And what a badge of honor to complete your courses from home, under duress and all kinds of stress. Not only are congratulations in order, but you deserve a hearty well-done!
And thank you to all the teachers that stuck with it, especially in those early days as the bugs were being ironed out. Thank you for being there for these students during these difficult months.
It’s amazing how the names of your teachers stick with you. Someday I’ll be a very old man, but if someone were to ask I would be able to rattle off their names as if they were lifelong friends instead of grade-school teachers that I haven’t laid eyes on in decades.
Epstein, Vogel, Werber, Beckerman, Linser and Roth...those are my teachers from first through sixth grade at P.S. 60.
Epstein, Vogel, Werber, Beckerman, Linser and Roth. Their names come as easily to me as the everyday lineup of the 1986 Mets. The memories of those six ladies, my first teachers, are still with me more than 40 years later.
Miss Epstein was my first-grade teacher, and the way I remember it she was a kind old lady who taught us how to sing “Do Re Mi.” But when I look at our class picture, she couldn’t have been more than 30 at the time.
But to a six-year-old kid, 30 seems really old. And to a scared little kid who didn’t want to leave home, Miss Epstein taught me that school was a fun place to be.
Miss Vogel was my first crush. She wore mini-skirts and had long black hair. She was the teacher that said I needed “extra work writing original sentences and compositions.” As a result, my parents encouraged me to write every day. What started as an exercise turned into a career.
Miss Werber frightened me. I always seemed to be on the wrong side of discipline in third grade. Every time I acted up, Miss Werber was there to scold me. If she taught me one lesson, it was that there are consequences for your actions, especially when you get caught sticking paste in a classmate’s hair.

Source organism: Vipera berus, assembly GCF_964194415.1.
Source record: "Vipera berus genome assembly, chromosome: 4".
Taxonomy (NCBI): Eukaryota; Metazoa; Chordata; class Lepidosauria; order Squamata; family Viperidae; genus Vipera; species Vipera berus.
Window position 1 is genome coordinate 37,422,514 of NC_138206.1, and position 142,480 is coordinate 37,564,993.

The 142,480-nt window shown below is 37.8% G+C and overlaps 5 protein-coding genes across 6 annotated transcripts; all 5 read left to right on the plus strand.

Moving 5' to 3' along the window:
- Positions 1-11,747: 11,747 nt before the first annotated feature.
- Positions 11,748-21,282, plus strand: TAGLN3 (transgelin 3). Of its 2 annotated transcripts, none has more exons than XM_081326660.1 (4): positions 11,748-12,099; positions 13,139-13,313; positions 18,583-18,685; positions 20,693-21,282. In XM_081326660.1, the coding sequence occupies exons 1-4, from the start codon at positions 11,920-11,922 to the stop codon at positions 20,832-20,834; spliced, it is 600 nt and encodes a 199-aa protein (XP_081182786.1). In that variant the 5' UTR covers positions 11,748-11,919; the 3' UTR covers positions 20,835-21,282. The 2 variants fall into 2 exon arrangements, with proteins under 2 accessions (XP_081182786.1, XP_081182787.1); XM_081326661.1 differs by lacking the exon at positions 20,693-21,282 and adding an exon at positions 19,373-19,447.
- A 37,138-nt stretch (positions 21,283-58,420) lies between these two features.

Miss Beckerman introduced me to an entirely different world when she encouraged me to expand my reading. At her recommendation, I bought my very first “non-children’s” book through the Scholastic Books program, a World War II novel called “The Survivor” by Robb White.
Children's books never interested me again, and I now own thousands of paperbacks. Over 45 years later, that first book is still in my collection.
Miss Linser helped me learn math. Up until fifth grade, mathematics was a dirty word to me. Math lessons frightened me.
She took the time, keeping me and a few other kids after school, and took all of the fear out of math. To this day when I have to multiply something, I can hear Miss Linser doing the “times table.”
And then there was Miss Eleanor Roth. We had moved away from Woodhaven in the middle of sixth grade when I was 11, and I didn’t handle the move well.
I was lonely in my new neighborhood and I felt scared and alone, and as a result my work suffered.
They let me finish out the year at P.S. 60 even though I had to be dropped off and picked up every day. In the afternoons, Miss Roth sat with me on a bench in the playground. She didn’t have to, I was old enough to wait on my own, but she did it to be kind.
And on that bench she would just talk to me. Not so much about school, but about the things I liked to do, such as reading and drawing and playing baseball.
And so she ended my education at P.S. 60 by tying up all the other lessons I learned there. And when I left P.S. 60 for the last time, on Graduation Day in June 1976, I never saw the inside of that building, nor Miss Roth, again.
But they are all still with me. Epstein, Vogel, Werber, Beckerman, Linser and Roth. It may be overdue, and in some cases too late, but I want to let them know that they made a difference. The lessons they taught a little boy over 40 years ago are still paying dividends, and for that I am forever grateful.